John McDonald and Joel Penner Lone Wolf Press, California, 1994 Hardback, £69
(Reviewed by Susanna Dowie and Shai Golan, EJOM Vol. 3 No. 6)
When we invited John McDonald to do two guest lectures at the London College of Traditional Chinese Medicine it was before we even knew of the existence of this book. As a lecturer he is fascinating, informative and very funny. The only disappointing part to those of us who attended his seminars, is that John hails from 12,000 miles away in Australia. So unless he is planning to relocate we shall have to wait for a return trip to hear him again. In the meantime, there is this gem of a book.
John McDonald is billed as ‘one of Australia’s foremost acupuncture educators and writers’ with an impressive 25-year history of practising and teaching in many of the best-known Australian oriental medicine colleges. Joel Penner, John’s partner in authorship, is well-known as a practitioner, teacher and professor of oriental medicine in California. Their experience as teachers is evident throughout this book, which represents years if not decades of research into how best to present their subject. They have done a superb job of producing a down-to-earth, no-frills text book which is specifically designed for second year students of oriental medicine: although, to limit its use to this group would be a shame. As a reference book on the zang fu syndromes it is just excellent and would quickly prove a backbone text in the library of any practitioner who works with them.
As a potential second-year text book it is very focused. It makes no concession to the teaching of the building blocks of Chinese medicine theory - it presumes these are already known. There is no description of Five Elements, Eight Extras, Four Levels, Six Divisions, etc. The book is just what it claims to be: a book on the zang fu syndromes: if the building blocks are mentioned, it is in context, and prior understanding is presumed. In this sense it is interesting to stand the book next to other comparable textbooks almost all have a much wider scope. Many include a description of the theoretical underpinnings of Chinese medicine. Many texts include point locations and/or actions listed separately. In leaving these things aside and yet including Chinese herbal formulae, this book fills a very particular niche.
The book is arranged in two parts, the first being devoted to the zang fu syndromes, their differential diagnosis and their treatment with acupuncture, and the second being a review of herbal formulae. One of the main strengths of this book is its practicality. It is written in such a way that it is a joy to use. In a world where text books normally range from poorly to grossly inadequately indexed and referenced, this book is a breath of fresh air. The syndromes are divided into the Five Elements initially, and then subdivided according to organ and syndrome. Each elemental section begins with a table allocating the syndromes in the section according to hot/cold/neither, xu/shi, and finishes with a map showing the complexity of their aetiological interactions.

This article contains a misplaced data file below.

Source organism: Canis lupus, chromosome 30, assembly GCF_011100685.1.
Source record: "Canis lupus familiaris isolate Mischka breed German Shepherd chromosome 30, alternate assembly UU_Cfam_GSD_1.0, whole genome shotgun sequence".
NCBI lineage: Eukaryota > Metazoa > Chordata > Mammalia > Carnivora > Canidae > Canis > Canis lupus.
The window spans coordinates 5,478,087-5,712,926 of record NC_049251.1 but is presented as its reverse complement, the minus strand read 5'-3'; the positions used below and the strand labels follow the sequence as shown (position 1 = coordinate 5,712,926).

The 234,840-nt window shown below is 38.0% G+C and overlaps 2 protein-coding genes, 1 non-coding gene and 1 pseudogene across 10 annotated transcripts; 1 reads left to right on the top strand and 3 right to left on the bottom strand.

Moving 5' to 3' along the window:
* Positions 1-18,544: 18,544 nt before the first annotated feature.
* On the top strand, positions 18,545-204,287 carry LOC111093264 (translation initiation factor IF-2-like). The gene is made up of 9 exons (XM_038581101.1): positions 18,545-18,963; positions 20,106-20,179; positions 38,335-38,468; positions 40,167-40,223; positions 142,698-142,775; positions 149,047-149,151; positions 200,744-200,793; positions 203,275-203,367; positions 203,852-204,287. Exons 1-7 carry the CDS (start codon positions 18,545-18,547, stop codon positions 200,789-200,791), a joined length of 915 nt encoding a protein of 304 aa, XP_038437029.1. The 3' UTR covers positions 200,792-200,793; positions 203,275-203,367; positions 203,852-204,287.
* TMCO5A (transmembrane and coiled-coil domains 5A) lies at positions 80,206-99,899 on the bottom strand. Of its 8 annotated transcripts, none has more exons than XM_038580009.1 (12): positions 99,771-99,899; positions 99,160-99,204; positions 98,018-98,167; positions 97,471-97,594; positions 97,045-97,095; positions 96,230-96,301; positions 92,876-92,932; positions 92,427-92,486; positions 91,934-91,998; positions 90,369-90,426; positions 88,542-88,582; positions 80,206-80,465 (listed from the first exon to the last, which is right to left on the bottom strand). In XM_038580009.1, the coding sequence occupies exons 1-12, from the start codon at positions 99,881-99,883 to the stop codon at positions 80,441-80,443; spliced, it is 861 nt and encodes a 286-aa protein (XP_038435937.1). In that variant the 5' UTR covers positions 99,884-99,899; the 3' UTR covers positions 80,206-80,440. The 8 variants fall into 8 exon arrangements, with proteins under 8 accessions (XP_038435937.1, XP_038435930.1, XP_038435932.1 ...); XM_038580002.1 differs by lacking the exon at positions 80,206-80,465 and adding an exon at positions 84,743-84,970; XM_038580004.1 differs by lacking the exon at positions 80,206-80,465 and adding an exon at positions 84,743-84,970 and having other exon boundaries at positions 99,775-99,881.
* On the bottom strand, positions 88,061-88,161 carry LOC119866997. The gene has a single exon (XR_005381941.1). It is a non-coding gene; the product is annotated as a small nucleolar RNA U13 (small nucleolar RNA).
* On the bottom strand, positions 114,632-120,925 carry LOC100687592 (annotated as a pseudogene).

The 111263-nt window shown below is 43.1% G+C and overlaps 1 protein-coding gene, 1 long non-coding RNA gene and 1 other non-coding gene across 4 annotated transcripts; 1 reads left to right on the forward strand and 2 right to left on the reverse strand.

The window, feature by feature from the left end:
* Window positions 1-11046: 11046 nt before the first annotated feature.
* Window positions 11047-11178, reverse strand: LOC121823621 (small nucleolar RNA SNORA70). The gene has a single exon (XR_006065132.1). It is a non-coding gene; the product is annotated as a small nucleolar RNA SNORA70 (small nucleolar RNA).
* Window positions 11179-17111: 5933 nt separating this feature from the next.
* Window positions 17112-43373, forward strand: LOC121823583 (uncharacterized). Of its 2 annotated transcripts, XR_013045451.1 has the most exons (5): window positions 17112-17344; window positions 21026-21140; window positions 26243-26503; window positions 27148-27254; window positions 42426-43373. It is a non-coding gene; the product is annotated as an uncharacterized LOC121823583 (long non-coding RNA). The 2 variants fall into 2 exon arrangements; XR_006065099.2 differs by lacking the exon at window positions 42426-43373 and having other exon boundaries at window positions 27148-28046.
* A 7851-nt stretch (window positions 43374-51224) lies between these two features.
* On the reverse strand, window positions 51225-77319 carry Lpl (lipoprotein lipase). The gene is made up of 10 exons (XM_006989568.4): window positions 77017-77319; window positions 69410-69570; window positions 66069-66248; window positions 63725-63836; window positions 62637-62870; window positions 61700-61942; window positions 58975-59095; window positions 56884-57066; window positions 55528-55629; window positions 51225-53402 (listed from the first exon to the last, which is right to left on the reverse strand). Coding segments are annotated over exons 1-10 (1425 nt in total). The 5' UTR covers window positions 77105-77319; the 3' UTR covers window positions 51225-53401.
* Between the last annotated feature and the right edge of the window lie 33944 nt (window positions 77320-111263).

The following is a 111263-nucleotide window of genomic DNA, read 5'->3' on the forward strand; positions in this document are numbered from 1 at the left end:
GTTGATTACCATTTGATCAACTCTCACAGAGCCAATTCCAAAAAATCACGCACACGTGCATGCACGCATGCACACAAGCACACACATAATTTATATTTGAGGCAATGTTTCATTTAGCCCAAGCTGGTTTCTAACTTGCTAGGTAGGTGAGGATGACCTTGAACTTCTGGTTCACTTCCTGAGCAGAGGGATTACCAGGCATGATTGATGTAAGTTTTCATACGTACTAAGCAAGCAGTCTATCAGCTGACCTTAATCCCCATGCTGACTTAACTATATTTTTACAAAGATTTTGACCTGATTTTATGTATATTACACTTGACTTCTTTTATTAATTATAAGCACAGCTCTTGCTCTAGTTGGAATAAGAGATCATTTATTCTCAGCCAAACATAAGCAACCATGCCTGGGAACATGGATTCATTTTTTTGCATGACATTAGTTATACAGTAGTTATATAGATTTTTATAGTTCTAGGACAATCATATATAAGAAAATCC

Syndromes are given their aetiology, both from a western and Chinese medicine perspective. Clinical manifestations are separated from associated western conditions. A particularly useful section discusses relevant differential diagnosis, enabling the reader at a glance to make the appropriate distinctions between syndromes, without cross referencing. For instance, under the section on Wind Heat Attacks Lung, there are brief notes of the differential diagnosis between Wind Cold and Wind Heat, Wind Heat and Phlegm Heat, Wind Heat and Lung Yin Xu. The section on Phlegm-Fire disturbs the Heart differentiates Kuang and Dian, Heart Fire Flaring Up and Heart Yin Xu. This is ideal for students who are learning to prioritise and to explore the ben/biao relationships in syndromes. Acupuncture point prescriptions are described using the numbering system and the pin yin, together with their major actions, primary points and further points for specific symptoms. Common herbal formulae are listed here and referenced to the second part of the book.